An optical system 20 is disposed within the cavity 13 that comprises first and second lenses 21, 23 having a prism or grating 22 disposed therebetween, and an entrance pupil 24 which is the image of a cold stop inside the dewar 15. The optical system 20 is employed to image radiation onto the detector 14 located at the focal plane of the optical spectrometer system 10. It is to be understood that the specific embodiment of the optical system 20 shown in the drawing FIGURE is for the purposes of illustration only, and is not to be taken as limiting. Clearly other optical designs may be used to image radiation onto the detector.

The two-dimensional, curved, reflective, low emissivity slit body 11, or surround 11, is designed to allow radiation passing through the slit 12 to the detector 14. The slit body 11 is also designed to image radiation emitted by the detector 14 (at the focal plane) back upon itself. The curved slit body 11 effectively and substantially eliminates out-of-field radiation from impinging upon the detector 14. The low emissivity curved slit body 11 greatly reduces self-emission from the slit body 11. The reflective slit body 11 provides a low emissivity slit surround that images the detector 14 back upon itself and passes only that portion of background energy that falls within a cone defined by the aperture stop 24. By using the two-dimensional curved slit body 11, a relatively small detector dewar 15 or focal plane cooler may be employed in the optical spectrometer system 10 as compared to conventional systems.

The high reflectivity, low emissivity two-dimensional curved slit body 11 is designed to emit less than three percent of the in-field radiation and permit virtually none of the radiation derived from walls of the cavity 13 from being imaged at the focal plane and onto the detector 14. The curved slit body 11 is formed so that central rays for different wavelengths (identified in the drawing FIGURE as λ1, λ2, λ3) are normal to the slit body 11 at all points. The entrance pupil 24 prevents rays other than those that are substantially normal to the slit body 11 from impinging upon the detector 14. These non-normal rays include those emitted from the cavity walls and area surrounding the detector 14, for example. The curved slit body 11 preferably has a toroidal shape. The curved slit body 11 images the detector 14 back upon itself, thus minimizing background effects. Use of the curved slit body 11 eliminates the need to cool the slit body 11 and walls of the cavity 13.

Thus there has been described new and improved optical spectrometer system and two-dimensional curved slit body surrounding an spectrometer slit that minimizes reflected background energy impinging upon a detector of the system. It is to be understood that the above-described embodiment is merely illustrative of some of the many specific embodiments which represent applications of the principles of the present invention. Clearly, numerous and other arrangements can be readily devised by those skilled in the art without departing from the scope of the invention.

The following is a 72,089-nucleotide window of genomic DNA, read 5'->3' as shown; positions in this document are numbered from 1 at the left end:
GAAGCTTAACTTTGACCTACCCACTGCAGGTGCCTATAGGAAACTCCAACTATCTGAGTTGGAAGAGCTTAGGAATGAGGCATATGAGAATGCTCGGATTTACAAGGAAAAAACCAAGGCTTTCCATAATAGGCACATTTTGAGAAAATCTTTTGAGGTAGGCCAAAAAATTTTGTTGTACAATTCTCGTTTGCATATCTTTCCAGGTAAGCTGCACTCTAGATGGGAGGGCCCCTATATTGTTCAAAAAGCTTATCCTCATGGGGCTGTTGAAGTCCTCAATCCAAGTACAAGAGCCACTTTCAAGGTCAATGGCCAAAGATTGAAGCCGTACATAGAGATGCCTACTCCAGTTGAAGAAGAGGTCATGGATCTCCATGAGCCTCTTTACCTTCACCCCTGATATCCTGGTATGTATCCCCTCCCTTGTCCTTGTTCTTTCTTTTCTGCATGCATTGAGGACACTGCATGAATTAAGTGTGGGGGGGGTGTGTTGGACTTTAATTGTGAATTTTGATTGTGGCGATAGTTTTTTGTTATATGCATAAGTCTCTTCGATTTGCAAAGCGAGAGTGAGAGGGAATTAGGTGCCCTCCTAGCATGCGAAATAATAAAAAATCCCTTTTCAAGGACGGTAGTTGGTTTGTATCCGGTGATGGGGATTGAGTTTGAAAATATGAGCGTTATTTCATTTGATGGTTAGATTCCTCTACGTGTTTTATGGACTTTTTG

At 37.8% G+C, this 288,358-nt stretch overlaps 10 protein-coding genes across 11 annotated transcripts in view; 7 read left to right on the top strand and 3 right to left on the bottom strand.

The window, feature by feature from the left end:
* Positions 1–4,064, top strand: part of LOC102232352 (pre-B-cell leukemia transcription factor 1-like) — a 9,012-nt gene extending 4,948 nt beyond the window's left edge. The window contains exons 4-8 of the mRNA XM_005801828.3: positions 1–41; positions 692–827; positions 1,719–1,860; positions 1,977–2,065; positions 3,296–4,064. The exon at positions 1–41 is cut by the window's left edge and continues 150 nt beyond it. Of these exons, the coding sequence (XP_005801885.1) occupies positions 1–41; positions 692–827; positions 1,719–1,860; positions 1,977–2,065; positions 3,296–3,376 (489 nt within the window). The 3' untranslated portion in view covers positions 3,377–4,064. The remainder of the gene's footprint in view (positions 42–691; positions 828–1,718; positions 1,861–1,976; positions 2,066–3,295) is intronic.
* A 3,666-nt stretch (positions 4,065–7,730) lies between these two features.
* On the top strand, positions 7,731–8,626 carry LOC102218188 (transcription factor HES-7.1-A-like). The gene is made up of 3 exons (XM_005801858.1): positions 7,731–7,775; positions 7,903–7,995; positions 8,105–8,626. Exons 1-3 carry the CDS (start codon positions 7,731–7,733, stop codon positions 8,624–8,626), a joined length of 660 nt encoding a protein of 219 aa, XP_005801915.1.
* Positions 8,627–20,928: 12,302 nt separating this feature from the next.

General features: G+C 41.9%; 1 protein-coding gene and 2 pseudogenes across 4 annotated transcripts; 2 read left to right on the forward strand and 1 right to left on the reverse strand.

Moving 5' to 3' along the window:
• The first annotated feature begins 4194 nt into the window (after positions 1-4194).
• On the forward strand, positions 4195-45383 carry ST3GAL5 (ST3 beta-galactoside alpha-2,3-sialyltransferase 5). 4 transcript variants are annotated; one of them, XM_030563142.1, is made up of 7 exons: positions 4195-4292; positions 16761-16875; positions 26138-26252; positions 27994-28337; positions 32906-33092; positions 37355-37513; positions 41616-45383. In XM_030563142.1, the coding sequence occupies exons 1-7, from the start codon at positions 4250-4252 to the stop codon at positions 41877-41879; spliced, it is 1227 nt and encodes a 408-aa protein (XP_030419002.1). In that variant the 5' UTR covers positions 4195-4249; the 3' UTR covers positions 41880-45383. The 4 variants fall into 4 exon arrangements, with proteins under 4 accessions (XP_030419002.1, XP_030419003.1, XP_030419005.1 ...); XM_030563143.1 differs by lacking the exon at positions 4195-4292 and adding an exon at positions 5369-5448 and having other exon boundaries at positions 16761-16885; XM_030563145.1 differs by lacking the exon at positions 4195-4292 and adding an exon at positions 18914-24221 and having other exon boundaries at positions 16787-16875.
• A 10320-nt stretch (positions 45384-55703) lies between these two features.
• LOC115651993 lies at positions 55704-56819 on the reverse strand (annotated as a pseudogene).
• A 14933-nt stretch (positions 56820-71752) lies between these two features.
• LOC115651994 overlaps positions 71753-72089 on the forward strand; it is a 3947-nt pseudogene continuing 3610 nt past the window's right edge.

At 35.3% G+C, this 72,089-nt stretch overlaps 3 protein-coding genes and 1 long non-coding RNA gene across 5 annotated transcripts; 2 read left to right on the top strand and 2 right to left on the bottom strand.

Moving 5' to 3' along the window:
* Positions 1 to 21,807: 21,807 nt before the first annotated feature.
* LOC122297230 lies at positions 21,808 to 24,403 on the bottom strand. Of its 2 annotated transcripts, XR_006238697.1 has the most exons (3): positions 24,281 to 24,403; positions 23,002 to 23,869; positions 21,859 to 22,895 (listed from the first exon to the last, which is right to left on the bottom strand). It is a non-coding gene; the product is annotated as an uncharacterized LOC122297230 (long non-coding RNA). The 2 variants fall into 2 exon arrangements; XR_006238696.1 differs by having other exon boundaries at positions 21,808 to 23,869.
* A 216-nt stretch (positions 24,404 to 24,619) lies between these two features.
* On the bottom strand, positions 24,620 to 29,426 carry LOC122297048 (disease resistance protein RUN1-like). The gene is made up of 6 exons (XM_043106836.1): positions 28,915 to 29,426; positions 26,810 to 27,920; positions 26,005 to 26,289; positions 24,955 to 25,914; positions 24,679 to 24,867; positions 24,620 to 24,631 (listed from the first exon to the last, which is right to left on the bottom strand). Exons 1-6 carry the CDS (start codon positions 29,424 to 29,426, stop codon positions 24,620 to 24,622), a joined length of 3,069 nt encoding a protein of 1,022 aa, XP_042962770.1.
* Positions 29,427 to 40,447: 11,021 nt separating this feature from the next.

Patent Citations
Cited PatentFiling datePublication dateApplicantTitle
US4820923 *Jun 19, 1986Apr 11, 1989Santa Barbara Research CenterUncooled reflective shield for cryogenically-cooled radiation detectors
US5422483 *Jul 7, 1993Jun 6, 1995Shimadzu CorporationNear infrared analyzer
Referenced by
Citing PatentFiling datePublication dateApplicantTitle
US6310347 *Jun 29, 1999Oct 30, 2001Goodrich CorporationSpectrometer with planar reflective slit to minimize thermal background at focal plane
US7359050 *Apr 8, 2005Apr 15, 2008Wavefront Research, Inc.Compact triple pass hyperspectral imager
US7491936Oct 15, 2007Feb 17, 2009Thales Optronics (Staines) Ltd.Thermal imaging cameras
US8507866Dec 13, 2011Aug 13, 2013Raytheon CompanyCold-shielded infrared dispersive spectrometer with all ambient optics
US20110199605 *Feb 17, 2011Aug 18, 2011Rafael Advanced Defense Systems Ltd.System and method for changing spectral range of a cryogenically cooled detector
EP1356334A2 *Jan 30, 2002Oct 29, 2003Thales Optronics LimitedThermal imaging cameras
EP2613132A1 *Feb 23, 2012Jul 10, 2013Raytheon CompanyCold-shielded infrared dispersive spectrometer with all ambient optics
Classifications
U.S. Classification250/353, 250/352, 250/339.07, 356/326
International ClassificationG01J5/06, G01J3/04, G01J3/02
Cooperative ClassificationG01J3/0229, G01J5/06, G01J3/0286, G01J3/02, G01J3/04
European ClassificationG01J3/02B8, G01J3/02N, G01J5/06, G01J3/02
Legal Events
DateCodeEventDescription
Jan 14, 2008REMIMaintenance fee reminder mailed
Jan 9, 2008FPAYFee payment
Year of fee payment: 12
Jan 9, 2004FPAYFee payment
Year of fee payment: 8
Feb 13, 2001ASAssignment
Owner name: B.F. GOODRICH COMPANY, THE, NORTH CAROLINA
Free format text: ASSIGNMENT OF ASSIGNORS INTEREST;ASSIGNOR:RAYTHEON COMPANY;REEL/FRAME:011497/0102
Effective date: 20001227
Owner name: B.F. GOODRICH COMPANY, THE 2730 W. TYVOLA ROAD CHA
Owner name: B.F. GOODRICH COMPANY, THE 2730 W. TYVOLA ROADCHAR
Free format text: ASSIGNMENT OF ASSIGNORS INTEREST;ASSIGNOR:RAYTHEON COMPANY /AR;REEL/FRAME:011497/0102
Jun 26, 2000ASAssignment
Owner name: HE HOLDINGS, INC., A CORPORATION OF DELAWARE, CALI
Free format text: CHANGE OF NAME;ASSIGNOR:HUGHES AIRCRAFT COMPANY, A DELAWARE CORPORATION;REEL/FRAME:010937/0601
Effective date: 19971216
Owner name: RAYTHEON COMPANY, MASSACHUSETTS
Free format text: MERGER;ASSIGNOR:HE HOLDINGS, INC. DBA HUGHES ELECTRONICS;REEL/FRAME:010937/0594
Effective date: 19991227
Owner name: HE HOLDINGS, INC., A CORPORATION OF DELAWARE BLDG.
Owner name: RAYTHEON COMPANY 141 SPRING STREET OFFICE OF THE G
Jan 4, 2000FPAYFee payment
Year of fee payment: 4
Jul 25, 1994ASAssignment
Owner name: HUGHES AIRCRAFT COMPANY, CALIFORNIA
Free format text: ASSIGNMENT OF ASSIGNORS INTEREST;ASSIGNORS:MCGLYNN, CHARLES L.;SHU, KER LI;REEL/FRAME:007099/0274
Effective date: 19940706